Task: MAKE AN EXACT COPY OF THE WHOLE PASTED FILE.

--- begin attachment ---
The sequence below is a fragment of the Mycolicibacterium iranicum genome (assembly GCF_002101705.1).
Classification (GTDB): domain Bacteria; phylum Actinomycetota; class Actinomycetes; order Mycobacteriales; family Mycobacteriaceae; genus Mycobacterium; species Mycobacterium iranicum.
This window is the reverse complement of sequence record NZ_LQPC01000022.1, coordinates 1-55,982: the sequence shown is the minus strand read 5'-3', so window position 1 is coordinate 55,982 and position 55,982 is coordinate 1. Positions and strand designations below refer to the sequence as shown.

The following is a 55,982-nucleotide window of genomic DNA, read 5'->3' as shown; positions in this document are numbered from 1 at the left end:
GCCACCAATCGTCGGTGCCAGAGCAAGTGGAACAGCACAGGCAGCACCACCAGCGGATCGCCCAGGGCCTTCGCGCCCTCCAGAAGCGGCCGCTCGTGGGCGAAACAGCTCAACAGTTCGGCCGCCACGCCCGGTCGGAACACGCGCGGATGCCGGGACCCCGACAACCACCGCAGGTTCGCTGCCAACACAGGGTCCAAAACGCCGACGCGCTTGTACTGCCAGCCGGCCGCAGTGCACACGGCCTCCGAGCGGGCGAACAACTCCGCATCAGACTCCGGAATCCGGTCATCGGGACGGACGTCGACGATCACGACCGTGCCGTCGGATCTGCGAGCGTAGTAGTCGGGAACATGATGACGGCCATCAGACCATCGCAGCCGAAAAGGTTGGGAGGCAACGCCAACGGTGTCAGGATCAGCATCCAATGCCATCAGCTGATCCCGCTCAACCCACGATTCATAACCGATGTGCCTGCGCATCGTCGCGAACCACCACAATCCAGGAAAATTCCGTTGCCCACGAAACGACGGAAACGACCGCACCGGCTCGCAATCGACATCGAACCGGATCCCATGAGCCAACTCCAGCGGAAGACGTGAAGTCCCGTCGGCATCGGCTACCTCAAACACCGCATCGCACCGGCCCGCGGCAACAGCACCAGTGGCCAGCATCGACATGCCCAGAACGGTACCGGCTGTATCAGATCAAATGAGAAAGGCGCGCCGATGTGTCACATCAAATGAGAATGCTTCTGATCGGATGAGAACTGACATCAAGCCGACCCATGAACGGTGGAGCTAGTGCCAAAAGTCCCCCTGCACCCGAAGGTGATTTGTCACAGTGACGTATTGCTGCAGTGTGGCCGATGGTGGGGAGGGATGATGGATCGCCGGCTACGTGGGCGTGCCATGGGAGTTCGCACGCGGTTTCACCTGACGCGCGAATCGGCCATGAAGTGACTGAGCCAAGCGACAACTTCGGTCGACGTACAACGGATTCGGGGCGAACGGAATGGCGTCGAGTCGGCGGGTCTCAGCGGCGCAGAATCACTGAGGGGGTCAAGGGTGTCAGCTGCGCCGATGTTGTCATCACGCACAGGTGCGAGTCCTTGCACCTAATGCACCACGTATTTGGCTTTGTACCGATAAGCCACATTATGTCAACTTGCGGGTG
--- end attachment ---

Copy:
The sequence below is a fragment of the Mycolicibacterium iranicum genome (assembly GCF_002101705.1).
Classification (GTDB): domain Bacteria; phylum Actinomycetota; class Actinomycetes; order Mycobacteriales; family Mycobacteriaceae; genus Mycobacterium; species Mycobacterium iranicum.
This window is the reverse complement of sequence record NZ_LQPC01000022.1, coordinates 1-55,982: the sequence shown is the minus strand read 5'-3', so window position 1 is coordinate 55,982 and position 55,982 is coordinate 1. Positions and strand designations below refer to the sequence as shown.

The following is a 55,982-nucleotide window of genomic DNA, read 5'->3' as shown; positions in this document are numbered from 1 at the left end:
GCCACCAATCGTCGGTGCCAGAGCAAGTGGAACAGCACAGGCAGCACCACCAGCGGATCGCCCAGGGCCTTCGCGCCCTCCAGAAGCGGCCGCTCGTGGGCGAAACAGCTCAACAGTTCGGCCGCCACGCCCGGTCGGAACACGCGCGGATGCCGGGACCCCGACAACCACCGCAGGTTCGCTGCCAACACAGGGTCCAAAACGCCGACGCGCTTGTACTGCCAGCCGGCCGCAGTGCACACGGCCTCCGAGCGGGCGAACAACTCCGCATCAGACTCCGGAATCCGGTCATCGGGACGGACGTCGACGATCACGACCGTGCCGTCGGATCTGCGAGCGTAGTAGTCGGGAACATGATGACGGCCATCAGACCATCGCAGCCGAAAAGGTTGGGAGGCAACGCCAACGGTGTCAGGATCAGCATCCAATGCCATCAGCTGATCCCGCTCAACCCACGATTCATAACCGATGTGCCTGCGCATCGTCGCGAACCACCACAATCCAGGAAAATTCCGTTGCCCACGAAACGACGGAAACGACCGCACCGGCTCGCAATCGACATCGAACCGGATCCCATGAGCCAACTCCAGCGGAAGACGTGAAGTCCCGTCGGCATCGGCTACCTCAAACACCGCATCGCACCGGCCCGCGGCAACAGCACCAGTGGCCAGCATCGACATGCCCAGAACGGTACCGGCTGTATCAGATCAAATGAGAAAGGCGCGCCGATGTGTCACATCAAATGAGAATGCTTCTGATCGGATGAGAACTGACATCAAGCCGACCCATGAACGGTGGAGCTAGTGCCAAAAGTCCCCCTGCACCCGAAGGTGATTTGTCACAGTGACGTATTGCTGCAGTGTGGCCGATGGTGGGGAGGGATGATGGATCGCCGGCTACGTGGGCGTGCCATGGGAGTTCGCACGCGGTTTCACCTGACGCGCGAATCGGCCATGAAGTGACTGAGCCAAGCGACAACTTCGGTCGACGTACAACGGATTCGGGGCGAACGGAATGGCGTCGAGTCGGCGGGTCTCAGCGGCGCAGAATCACTGAGGGGGTCAAGGGTGTCAGCTGCGCCGATGTTGTCATCACGCACAGGTGCGAGTCCTTGCACCTAATGCACCACGTATTTGGCTTTGTACCGATAAGCCACATTATGTCAACTTGCGGGTG